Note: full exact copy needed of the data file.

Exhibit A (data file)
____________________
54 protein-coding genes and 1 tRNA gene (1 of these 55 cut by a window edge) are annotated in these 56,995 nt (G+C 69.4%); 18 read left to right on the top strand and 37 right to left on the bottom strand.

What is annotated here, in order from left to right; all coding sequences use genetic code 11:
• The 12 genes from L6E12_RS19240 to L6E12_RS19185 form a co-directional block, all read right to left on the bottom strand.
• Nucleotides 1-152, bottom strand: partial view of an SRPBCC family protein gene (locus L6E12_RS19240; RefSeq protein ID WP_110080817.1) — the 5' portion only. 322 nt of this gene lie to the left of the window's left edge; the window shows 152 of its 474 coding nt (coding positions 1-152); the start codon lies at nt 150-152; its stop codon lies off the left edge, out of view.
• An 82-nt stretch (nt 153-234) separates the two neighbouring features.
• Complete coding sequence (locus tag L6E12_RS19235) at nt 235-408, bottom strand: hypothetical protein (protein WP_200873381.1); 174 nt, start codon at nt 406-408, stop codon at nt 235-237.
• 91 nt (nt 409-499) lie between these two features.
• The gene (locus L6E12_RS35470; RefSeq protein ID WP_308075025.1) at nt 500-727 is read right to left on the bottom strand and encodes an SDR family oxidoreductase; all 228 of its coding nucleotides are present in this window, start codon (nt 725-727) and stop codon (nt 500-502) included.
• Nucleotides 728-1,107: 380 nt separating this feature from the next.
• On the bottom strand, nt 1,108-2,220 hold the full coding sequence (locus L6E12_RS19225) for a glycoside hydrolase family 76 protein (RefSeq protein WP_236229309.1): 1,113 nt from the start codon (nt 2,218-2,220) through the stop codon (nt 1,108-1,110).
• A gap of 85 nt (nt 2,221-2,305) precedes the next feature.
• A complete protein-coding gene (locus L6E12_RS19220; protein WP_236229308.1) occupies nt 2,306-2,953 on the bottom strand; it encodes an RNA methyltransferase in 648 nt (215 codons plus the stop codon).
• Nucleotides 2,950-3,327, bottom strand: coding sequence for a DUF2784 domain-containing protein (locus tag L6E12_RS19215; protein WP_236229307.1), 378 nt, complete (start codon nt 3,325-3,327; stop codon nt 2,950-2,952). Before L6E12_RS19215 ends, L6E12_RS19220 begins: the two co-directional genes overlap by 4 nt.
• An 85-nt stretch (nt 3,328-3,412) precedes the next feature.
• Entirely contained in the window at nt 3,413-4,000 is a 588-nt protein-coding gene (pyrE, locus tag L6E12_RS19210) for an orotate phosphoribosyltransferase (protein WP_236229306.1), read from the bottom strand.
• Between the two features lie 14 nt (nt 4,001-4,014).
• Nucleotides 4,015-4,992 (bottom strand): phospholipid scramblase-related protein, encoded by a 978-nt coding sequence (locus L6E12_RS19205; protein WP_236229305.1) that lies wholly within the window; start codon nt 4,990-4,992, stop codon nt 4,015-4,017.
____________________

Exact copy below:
54 protein-coding genes and 1 tRNA gene (1 of these 55 cut by a window edge) are annotated in these 56,995 nt (G+C 69.4%); 18 read left to right on the top strand and 37 right to left on the bottom strand.

What is annotated here, in order from left to right; all coding sequences use genetic code 11:
• The 12 genes from L6E12_RS19240 to L6E12_RS19185 form a co-directional block, all read right to left on the bottom strand.
• Nucleotides 1-152, bottom strand: partial view of an SRPBCC family protein gene (locus L6E12_RS19240; RefSeq protein ID WP_110080817.1) — the 5' portion only. 322 nt of this gene lie to the left of the window's left edge; the window shows 152 of its 474 coding nt (coding positions 1-152); the start codon lies at nt 150-152; its stop codon lies off the left edge, out of view.
• An 82-nt stretch (nt 153-234) separates the two neighbouring features.
• Complete coding sequence (locus tag L6E12_RS19235) at nt 235-408, bottom strand: hypothetical protein (protein WP_200873381.1); 174 nt, start codon at nt 406-408, stop codon at nt 235-237.
• 91 nt (nt 409-499) lie between these two features.
• The gene (locus L6E12_RS35470; RefSeq protein ID WP_308075025.1) at nt 500-727 is read right to left on the bottom strand and encodes an SDR family oxidoreductase; all 228 of its coding nucleotides are present in this window, start codon (nt 725-727) and stop codon (nt 500-502) included.
• Nucleotides 728-1,107: 380 nt separating this feature from the next.
• On the bottom strand, nt 1,108-2,220 hold the full coding sequence (locus L6E12_RS19225) for a glycoside hydrolase family 76 protein (RefSeq protein WP_236229309.1): 1,113 nt from the start codon (nt 2,218-2,220) through the stop codon (nt 1,108-1,110).
• A gap of 85 nt (nt 2,221-2,305) precedes the next feature.
• A complete protein-coding gene (locus L6E12_RS19220; protein WP_236229308.1) occupies nt 2,306-2,953 on the bottom strand; it encodes an RNA methyltransferase in 648 nt (215 codons plus the stop codon).
• Nucleotides 2,950-3,327, bottom strand: coding sequence for a DUF2784 domain-containing protein (locus tag L6E12_RS19215; protein WP_236229307.1), 378 nt, complete (start codon nt 3,325-3,327; stop codon nt 2,950-2,952). Before L6E12_RS19215 ends, L6E12_RS19220 begins: the two co-directional genes overlap by 4 nt.
• An 85-nt stretch (nt 3,328-3,412) precedes the next feature.
• Entirely contained in the window at nt 3,413-4,000 is a 588-nt protein-coding gene (pyrE, locus tag L6E12_RS19210) for an orotate phosphoribosyltransferase (protein WP_236229306.1), read from the bottom strand.
• Between the two features lie 14 nt (nt 4,001-4,014).
• Nucleotides 4,015-4,992 (bottom strand): phospholipid scramblase-related protein, encoded by a 978-nt coding sequence (locus L6E12_RS19205; protein WP_236229305.1) that lies wholly within the window; start codon nt 4,990-4,992, stop codon nt 4,015-4,017.